Empeni, who had begun to look round with a view to organising the ordinary affairs of daily living, quickly enlightened him. The school, it appeared, was full of pupils waiting, very rightly, for the teacher to start teaching them!
The sight of the children, ready and interested, smooth brown faces with huge eyes looking at him in anticipation, dispersed immediately any unaccustomed indecision. It could not have beena better or more significant beginning, for it was to human beings that wilson responded, and here were young human beings eager to meet him half-way.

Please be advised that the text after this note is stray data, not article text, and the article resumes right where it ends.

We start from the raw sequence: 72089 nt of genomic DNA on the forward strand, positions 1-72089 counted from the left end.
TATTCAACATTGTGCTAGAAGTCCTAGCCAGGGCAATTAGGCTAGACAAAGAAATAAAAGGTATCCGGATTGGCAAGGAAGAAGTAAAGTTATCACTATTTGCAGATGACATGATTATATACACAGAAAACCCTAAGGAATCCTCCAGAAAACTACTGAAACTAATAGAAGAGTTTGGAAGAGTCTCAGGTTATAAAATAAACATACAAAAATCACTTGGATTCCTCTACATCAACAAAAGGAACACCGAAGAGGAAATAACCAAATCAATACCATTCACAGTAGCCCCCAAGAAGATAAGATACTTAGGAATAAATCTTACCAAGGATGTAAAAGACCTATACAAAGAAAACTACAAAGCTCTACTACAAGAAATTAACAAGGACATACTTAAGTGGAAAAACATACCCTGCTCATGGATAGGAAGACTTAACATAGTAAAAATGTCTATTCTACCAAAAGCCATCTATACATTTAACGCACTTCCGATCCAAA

At first, though, their paths did not quite converge. The teacher spoke no Dayak, the pupils no English: the children expected an immediate issue of notebooks and pencils—the apparatus of formal education—while John Wilson saw that there was much hard physical work to be done befoe the school would be fit for proper use. It had never been hi intention that any benefits which he could bring, of education or improved health, should be gifts from a benevolent European to the Dayak people. He intended that they should struggle and work for them, while he fought by their side. So now, with tasks graded to their size, the pupils began to cut wood, to collect stones, to dig earth to repair their building.